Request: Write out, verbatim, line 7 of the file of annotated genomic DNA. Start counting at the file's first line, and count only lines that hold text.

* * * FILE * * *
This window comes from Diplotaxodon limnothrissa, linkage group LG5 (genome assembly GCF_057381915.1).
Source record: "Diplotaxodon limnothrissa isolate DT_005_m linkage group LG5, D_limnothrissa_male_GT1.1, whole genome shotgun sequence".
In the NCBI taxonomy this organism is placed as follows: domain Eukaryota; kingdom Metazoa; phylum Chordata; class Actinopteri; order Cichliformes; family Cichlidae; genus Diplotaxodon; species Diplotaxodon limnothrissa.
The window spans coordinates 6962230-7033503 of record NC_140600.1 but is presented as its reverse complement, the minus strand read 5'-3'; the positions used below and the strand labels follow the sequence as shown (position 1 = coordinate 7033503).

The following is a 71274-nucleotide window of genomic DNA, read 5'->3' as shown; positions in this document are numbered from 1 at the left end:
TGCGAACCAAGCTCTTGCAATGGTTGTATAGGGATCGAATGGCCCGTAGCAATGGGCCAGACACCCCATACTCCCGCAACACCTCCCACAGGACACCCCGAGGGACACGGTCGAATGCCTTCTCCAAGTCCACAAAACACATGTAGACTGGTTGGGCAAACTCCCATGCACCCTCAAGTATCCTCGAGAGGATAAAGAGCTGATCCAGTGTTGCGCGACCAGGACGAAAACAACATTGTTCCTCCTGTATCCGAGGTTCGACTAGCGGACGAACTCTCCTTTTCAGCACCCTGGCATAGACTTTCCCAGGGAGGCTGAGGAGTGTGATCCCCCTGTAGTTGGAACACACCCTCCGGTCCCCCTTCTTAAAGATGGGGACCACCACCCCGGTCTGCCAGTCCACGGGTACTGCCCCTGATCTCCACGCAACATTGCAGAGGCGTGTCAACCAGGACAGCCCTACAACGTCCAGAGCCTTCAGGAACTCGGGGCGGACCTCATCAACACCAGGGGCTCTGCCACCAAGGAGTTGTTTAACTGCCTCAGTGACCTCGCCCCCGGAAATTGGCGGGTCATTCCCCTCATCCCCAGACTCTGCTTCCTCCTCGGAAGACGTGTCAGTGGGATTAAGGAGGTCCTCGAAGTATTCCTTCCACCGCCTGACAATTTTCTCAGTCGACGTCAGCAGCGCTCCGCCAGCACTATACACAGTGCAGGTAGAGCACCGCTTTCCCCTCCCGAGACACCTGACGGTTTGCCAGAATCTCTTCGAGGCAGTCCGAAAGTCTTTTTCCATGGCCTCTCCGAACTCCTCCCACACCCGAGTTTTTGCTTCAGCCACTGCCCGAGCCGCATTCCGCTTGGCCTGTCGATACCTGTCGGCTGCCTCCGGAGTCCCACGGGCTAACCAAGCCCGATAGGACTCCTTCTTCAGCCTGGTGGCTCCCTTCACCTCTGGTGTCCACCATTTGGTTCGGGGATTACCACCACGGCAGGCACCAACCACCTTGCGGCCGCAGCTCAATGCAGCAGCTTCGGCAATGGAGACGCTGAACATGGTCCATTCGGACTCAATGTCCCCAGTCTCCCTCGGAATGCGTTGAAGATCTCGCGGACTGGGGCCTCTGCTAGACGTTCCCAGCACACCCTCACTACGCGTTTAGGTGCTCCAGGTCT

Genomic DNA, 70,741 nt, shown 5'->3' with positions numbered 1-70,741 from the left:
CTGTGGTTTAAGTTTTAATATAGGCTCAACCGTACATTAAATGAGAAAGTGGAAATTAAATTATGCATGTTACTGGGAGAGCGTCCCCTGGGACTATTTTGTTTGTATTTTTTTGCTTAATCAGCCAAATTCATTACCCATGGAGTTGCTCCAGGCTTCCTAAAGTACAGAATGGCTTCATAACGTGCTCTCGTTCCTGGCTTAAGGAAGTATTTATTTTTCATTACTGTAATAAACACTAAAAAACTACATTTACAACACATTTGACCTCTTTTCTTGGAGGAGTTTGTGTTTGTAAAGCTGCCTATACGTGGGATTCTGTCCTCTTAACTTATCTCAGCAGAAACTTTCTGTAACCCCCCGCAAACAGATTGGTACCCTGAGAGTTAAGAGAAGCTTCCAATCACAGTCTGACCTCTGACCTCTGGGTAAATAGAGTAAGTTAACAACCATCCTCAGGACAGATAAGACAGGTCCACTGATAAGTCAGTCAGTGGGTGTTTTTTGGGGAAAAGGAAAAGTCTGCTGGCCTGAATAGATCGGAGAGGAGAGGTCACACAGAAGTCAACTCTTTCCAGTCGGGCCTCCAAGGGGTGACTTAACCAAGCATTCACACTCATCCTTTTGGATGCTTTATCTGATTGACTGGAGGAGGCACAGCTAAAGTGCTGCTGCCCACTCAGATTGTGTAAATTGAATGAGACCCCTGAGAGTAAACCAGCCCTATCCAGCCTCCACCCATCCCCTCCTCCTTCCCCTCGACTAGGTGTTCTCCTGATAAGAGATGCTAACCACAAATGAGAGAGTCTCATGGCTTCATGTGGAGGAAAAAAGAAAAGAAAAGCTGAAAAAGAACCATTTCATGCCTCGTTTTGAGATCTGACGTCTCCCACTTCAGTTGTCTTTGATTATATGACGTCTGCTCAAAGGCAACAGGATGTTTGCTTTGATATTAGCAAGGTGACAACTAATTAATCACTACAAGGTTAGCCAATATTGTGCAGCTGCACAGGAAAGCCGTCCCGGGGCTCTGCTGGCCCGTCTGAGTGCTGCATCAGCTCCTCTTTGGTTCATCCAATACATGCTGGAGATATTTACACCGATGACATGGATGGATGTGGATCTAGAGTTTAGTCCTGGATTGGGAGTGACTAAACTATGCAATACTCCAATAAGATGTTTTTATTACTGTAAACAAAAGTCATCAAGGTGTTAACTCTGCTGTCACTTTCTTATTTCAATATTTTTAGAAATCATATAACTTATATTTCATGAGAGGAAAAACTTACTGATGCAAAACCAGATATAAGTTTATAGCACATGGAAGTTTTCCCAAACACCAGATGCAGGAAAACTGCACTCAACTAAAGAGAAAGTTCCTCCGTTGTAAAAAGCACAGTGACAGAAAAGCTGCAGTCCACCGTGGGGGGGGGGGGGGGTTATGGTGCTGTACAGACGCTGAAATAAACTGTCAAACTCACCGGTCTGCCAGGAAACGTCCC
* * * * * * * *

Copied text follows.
Genomic DNA, 70,741 nt, shown 5'->3' with positions numbered 1-70,741 from the left: